A recent study ranked Florida dead last – 51st among all the states plus Washington D.C. – in a ranking of how risky each state is “for drivers’ wallets” after they are involved in a car accident.
The study by WalletHub weighed the percentage of underinsured drivers in each state along with auto liability insurance minimums and other auto insurance requirements to determine how the average driver might fare after being in a crash.
According to WalletHub, Florida earned a “worst” ranking because an estimated 23.8 percent of the state’s drivers are uninsured (according to the Insurance Research Council) and because our state’s liability insurance minimums are the nation’s lowest at:
- $10,000 bodily injury per person
- $20,000 bodily injury per accident
- $10,000 property damage per accident.
The state does gain a few points – although not enough to move the needle – by requiring a minimum of $10,000 in personal injury protection (PIP) insurance for all drivers. That type of coverage is not required in all states.
“Florida has the worst combination of lots of uninsured drivers and low minimum requirements for drivers who do have insurance,” Karl Eisenhower, WalletHub’s managing editor, told the South Florida Business Journal.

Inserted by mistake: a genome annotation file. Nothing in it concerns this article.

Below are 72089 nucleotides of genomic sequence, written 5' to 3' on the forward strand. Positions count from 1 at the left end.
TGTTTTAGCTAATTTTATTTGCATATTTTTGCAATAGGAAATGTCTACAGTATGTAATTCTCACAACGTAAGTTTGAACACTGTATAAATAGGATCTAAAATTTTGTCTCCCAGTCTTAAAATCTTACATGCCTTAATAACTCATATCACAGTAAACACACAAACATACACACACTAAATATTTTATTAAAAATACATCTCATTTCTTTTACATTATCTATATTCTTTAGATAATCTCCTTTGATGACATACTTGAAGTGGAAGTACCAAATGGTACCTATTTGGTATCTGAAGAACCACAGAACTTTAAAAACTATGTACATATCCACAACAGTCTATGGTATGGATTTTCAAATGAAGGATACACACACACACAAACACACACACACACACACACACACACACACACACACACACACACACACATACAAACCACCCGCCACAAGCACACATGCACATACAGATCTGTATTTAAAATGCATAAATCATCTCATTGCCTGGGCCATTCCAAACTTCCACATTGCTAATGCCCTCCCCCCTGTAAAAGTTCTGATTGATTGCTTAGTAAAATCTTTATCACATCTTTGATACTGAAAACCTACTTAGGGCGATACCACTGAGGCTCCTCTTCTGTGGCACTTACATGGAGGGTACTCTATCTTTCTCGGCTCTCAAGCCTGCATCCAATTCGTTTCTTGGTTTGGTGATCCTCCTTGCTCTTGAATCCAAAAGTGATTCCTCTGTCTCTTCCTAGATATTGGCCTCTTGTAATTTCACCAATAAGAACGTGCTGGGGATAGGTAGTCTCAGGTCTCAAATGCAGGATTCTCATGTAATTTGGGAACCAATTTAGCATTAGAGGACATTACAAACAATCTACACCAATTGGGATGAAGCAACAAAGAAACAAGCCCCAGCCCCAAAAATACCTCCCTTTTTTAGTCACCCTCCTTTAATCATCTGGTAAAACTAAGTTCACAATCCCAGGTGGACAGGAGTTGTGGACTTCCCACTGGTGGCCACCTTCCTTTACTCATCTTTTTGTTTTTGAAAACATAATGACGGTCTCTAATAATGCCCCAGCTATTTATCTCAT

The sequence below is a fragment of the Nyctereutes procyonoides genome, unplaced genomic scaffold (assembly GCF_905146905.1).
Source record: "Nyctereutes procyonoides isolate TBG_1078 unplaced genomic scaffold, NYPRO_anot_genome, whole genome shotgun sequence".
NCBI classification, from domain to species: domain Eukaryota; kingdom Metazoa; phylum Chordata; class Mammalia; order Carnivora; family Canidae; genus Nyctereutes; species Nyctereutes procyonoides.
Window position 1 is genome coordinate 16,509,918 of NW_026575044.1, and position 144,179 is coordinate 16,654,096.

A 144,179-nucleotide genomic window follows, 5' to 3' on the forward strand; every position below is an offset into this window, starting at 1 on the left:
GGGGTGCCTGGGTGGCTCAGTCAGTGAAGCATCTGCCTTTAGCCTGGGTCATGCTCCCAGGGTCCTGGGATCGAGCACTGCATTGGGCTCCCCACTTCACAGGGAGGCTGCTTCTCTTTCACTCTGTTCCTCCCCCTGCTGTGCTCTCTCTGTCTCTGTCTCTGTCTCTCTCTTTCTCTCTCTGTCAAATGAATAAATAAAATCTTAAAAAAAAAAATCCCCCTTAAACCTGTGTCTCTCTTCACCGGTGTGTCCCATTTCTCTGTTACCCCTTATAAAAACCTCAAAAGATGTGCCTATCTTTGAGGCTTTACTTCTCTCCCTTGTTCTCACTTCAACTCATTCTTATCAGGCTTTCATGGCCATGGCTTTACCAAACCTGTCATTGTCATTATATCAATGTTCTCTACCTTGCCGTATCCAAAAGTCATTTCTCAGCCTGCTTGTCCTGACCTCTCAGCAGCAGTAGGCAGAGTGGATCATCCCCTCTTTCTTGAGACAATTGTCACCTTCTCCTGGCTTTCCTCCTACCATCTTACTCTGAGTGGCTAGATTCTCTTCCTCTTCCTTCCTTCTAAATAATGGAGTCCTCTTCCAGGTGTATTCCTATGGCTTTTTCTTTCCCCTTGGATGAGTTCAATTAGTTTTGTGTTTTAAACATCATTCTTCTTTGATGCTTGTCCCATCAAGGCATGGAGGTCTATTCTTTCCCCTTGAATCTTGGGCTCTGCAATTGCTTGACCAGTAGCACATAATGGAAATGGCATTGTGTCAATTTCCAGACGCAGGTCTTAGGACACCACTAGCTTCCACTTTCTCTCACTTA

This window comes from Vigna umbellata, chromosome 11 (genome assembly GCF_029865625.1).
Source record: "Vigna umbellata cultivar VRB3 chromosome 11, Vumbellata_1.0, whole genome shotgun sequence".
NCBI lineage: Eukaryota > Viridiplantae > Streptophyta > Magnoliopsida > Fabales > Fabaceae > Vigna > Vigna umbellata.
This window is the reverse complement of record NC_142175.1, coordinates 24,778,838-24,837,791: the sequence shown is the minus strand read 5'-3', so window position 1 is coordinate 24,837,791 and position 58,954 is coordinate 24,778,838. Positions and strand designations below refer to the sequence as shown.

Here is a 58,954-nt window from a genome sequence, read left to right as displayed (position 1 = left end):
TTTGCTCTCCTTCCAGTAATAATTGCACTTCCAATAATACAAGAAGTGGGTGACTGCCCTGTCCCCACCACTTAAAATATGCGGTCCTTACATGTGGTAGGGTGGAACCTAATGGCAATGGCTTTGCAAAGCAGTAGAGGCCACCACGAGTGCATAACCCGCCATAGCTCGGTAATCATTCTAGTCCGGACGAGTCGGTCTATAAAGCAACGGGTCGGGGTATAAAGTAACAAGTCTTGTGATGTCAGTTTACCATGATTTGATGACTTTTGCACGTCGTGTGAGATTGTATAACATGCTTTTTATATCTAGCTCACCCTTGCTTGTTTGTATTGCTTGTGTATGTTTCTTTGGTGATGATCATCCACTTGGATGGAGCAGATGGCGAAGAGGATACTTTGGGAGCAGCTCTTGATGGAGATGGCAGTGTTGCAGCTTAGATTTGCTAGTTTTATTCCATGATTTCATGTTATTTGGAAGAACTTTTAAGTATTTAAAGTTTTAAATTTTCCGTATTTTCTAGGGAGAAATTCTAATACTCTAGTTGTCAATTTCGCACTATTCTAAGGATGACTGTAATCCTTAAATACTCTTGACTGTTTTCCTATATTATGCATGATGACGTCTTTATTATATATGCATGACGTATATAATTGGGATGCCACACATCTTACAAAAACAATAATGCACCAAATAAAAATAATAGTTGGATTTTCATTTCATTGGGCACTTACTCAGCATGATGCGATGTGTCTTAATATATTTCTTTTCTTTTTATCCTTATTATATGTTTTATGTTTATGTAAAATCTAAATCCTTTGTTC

If you are involved in a serious auto accident in Florida, Eisenhower said, “there’s a better-than-average chance the at-fault driver will either have insufficient insurance or no insurance at all, potentially leaving you holding the bag.”
It should be noted that WalletHub asked a panel of five insurance, risk management and legal pundits whether higher liability minimums translates to more drivers having liability coverage. It does not, according to the panel. In fact, because higher liability minimums may require higher premium payments, it may lead to more people failing to have insurance, the panel noted.
Protect Your Rights after an Auto Accident
People cause car accidents because they are careless or reckless and engage in dangerous behavior like speeding, drunk driving, distracted driving or drowsy driving.
You can’t stop another driver from being negligent. However, what you can and should do after an accident is protect your rights.
It starts by working with an attorney.
A lawyer will investigate your case and thoroughly review all types of insurance coverage that are available to compensate you for your medical expenses, vehicle damage, lost income, pain and suffering and other losses. This may involve turning to your own personal injury protection (PIP) coverage as well as the other driver’s liability coverage.
If a driver who causes your crash lacks insurance coverage, you may be able to turn to your own uninsured motorist (UM) policy.
Keep in mind that insurance companies will try to pay the lowest amount possible in a claim. An attorney will take on the insurance company for you and work hard to ensure you receive full and fair compensation for your losses.
If you would like to learn more about insurance issues that can arise in a car accident case, contact Frank M. Eidson, P.A. We are available to provide a free consultation about your case.